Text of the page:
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How Autonomous Are Your Fictional Characters?

In his book On Writing, Stephen King uses a unique illustration to describe the relationship of the author to her story. Novelists, suggests King, are less creators than they are discoverers. He writes,

“Stories are relics, part of an undiscovered pre-existing world. The writer’s job is to use the tools in his or her toolbox to get as much of each one out of the ground intact as possible. Sometimes the fossil you uncover is small; a seashell. Sometimes it’s enormous, a Tyrannosaurus Rex with all those gigantic ribs and grinning teeth. Either way, short story or thousand-page whopper of a novel, the techniques of excavation remain basically the same.” [pgs. 163-164]

Elsewhere (in Everything’s Eventual: 14 Dark Tales), King repeats the point.

“Stories are artifacts, not really made things which we create and can take credit for, but pre-existing objects which we dig up.”

It’s an interesting perspective and one which has important ramifications on how we view fictional characters and the stories they show up in. If stories are “pre-existing objects” then the writer’s duty is simply to expose them for what they are, not manipulate them for the author’s end. But complete autonomy for a fictional character is absurd.  Isn’t it? Surely J.K. Rowling had a choice in Harry Potter’s destiny. Or did she? Did Harry exist in some archetypal gloaming which Ms. Rowling was privileged to penetrate? Or is the boy wizard simply a figment of one woman’s imagination; is Harry’s journey, his emotions, his friendships, his adversaries, HIS story, simply a pawn for his creator’s whims?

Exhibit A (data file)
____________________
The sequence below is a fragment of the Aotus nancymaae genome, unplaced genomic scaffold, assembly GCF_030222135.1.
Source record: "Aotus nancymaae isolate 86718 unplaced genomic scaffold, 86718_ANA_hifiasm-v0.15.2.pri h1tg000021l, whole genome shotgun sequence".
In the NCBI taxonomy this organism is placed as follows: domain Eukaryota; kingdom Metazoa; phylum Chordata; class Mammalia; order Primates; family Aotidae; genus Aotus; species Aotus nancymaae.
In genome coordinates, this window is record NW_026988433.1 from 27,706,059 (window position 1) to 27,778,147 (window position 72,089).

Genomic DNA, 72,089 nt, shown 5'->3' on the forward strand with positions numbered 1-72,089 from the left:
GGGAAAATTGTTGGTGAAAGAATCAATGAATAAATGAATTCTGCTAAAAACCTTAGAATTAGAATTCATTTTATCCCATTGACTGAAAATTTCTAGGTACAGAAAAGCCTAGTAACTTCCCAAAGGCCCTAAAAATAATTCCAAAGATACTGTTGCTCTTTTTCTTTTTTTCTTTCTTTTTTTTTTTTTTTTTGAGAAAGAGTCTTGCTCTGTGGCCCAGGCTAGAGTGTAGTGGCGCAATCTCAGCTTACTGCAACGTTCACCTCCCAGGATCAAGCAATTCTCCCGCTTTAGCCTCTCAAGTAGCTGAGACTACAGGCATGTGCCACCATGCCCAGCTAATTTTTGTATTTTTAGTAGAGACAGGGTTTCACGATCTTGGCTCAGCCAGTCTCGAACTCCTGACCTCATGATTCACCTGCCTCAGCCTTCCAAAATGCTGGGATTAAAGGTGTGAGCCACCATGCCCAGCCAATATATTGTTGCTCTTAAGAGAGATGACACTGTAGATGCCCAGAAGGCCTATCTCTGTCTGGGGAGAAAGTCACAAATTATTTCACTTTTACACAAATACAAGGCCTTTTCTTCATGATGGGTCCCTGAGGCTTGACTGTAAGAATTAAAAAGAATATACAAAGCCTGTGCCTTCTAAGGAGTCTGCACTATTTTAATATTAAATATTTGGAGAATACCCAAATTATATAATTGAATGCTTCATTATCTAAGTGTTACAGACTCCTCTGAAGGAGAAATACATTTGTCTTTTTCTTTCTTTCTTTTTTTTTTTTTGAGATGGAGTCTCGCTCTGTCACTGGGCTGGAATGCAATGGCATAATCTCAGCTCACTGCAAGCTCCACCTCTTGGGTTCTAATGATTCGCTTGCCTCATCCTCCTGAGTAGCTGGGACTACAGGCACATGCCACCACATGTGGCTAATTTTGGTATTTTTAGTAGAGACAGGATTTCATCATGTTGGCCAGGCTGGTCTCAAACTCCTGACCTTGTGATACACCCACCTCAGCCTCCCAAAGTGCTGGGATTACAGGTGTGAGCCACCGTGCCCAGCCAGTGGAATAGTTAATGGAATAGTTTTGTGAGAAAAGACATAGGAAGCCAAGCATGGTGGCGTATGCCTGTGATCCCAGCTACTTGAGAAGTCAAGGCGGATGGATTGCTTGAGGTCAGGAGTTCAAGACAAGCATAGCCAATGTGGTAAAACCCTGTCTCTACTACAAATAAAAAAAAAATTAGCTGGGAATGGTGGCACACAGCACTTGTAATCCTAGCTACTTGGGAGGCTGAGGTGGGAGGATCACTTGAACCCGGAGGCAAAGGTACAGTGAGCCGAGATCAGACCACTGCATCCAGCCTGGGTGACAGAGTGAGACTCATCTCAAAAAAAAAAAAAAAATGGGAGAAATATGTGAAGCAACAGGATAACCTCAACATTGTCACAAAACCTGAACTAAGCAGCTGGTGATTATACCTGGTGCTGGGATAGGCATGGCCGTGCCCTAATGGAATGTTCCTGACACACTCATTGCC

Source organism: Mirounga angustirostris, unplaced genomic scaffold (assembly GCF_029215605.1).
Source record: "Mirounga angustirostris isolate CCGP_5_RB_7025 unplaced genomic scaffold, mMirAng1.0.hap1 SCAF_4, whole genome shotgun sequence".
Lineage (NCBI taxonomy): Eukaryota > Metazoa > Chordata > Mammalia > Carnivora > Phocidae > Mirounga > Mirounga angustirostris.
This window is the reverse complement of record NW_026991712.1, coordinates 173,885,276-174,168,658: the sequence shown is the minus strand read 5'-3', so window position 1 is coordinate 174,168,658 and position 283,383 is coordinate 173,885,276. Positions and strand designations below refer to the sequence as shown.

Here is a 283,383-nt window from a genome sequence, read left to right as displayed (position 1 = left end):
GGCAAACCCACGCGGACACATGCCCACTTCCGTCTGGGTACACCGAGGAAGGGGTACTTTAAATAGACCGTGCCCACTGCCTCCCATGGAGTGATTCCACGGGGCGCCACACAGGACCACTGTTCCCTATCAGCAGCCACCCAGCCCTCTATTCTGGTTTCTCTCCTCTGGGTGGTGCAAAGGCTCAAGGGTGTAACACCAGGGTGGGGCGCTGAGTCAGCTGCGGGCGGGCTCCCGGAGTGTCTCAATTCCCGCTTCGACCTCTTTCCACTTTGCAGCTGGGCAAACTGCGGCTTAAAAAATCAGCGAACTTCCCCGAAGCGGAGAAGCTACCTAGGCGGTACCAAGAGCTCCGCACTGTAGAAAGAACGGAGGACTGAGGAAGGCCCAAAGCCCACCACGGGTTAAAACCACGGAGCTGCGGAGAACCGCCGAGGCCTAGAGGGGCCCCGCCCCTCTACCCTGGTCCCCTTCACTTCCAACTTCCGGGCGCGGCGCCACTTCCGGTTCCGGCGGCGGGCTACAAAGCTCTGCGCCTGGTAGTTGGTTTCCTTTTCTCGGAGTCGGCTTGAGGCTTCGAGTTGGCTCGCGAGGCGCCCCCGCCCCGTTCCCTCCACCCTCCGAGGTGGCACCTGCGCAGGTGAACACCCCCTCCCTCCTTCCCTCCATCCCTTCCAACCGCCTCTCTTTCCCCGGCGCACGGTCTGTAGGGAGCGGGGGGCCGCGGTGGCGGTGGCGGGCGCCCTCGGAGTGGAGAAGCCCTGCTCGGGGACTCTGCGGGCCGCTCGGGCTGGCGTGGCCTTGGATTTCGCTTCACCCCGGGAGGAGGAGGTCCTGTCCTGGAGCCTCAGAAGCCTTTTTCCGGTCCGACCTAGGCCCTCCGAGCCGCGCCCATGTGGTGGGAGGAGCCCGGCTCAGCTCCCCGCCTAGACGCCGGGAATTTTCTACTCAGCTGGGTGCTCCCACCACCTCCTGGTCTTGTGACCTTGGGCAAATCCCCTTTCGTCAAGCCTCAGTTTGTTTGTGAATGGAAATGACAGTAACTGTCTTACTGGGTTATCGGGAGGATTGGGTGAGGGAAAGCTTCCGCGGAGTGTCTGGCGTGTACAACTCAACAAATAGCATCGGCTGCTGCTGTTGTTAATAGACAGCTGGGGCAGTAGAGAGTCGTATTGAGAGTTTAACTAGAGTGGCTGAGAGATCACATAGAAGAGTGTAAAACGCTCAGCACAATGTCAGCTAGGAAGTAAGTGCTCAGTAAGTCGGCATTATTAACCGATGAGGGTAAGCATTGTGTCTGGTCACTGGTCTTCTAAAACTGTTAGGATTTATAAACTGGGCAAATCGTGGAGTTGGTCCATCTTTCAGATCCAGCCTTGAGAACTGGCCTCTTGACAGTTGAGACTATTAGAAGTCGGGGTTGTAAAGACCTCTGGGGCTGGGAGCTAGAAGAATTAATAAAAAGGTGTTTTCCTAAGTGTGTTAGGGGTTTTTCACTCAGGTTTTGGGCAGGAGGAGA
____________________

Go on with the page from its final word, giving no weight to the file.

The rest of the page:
Not long ago, one of my characters woke me up. I had been wrestling through a plot problem with my WIP and this character burst into my subconscious with a startling suggestion: Kill her. I immediately dismissed the thought, kicked the troublemaker out of my brain, and tucked the would-be victim back in bed. But over the next few days, the seed of that suggestion took root. Several days later, after considerable consternation, I pulled the trigger. Literally. But something else died in the process.

My desire for TOTAL CONTROL over my story.

The possibility that fictional characters should possess a degree of autonomy scares control freaks like me. It also scares those with strict conventions about what a story should contain. I mean, the author who believes that “magic is of the devil” would have a fit controlling Harry Potter. In that scenario, poor Harry would probably renounce witchcraft and become a sock puppet for the author’s magic-less universe. Of course, while stripping Harry of any autonomy may empower his creator, it doesn’t do justice to who he actually is. Or should be. And maybe that’s the real question: How much autonomy should we give our fictional characters? And what do we do if their choices go against ours?

As King answered in his memoir on writing,

“When I’m asked why I decided to write the sort of thing I do write, I always think the question is more revealing than any answer I could possibly give. Wrapped within it, like the chewy stuff in the center of a Tootsie Pop, is the assumption that the writer controls the material instead of the other way around.” [p. 159, bold mine]

So who “controls [your] material”? You or the story and its characters?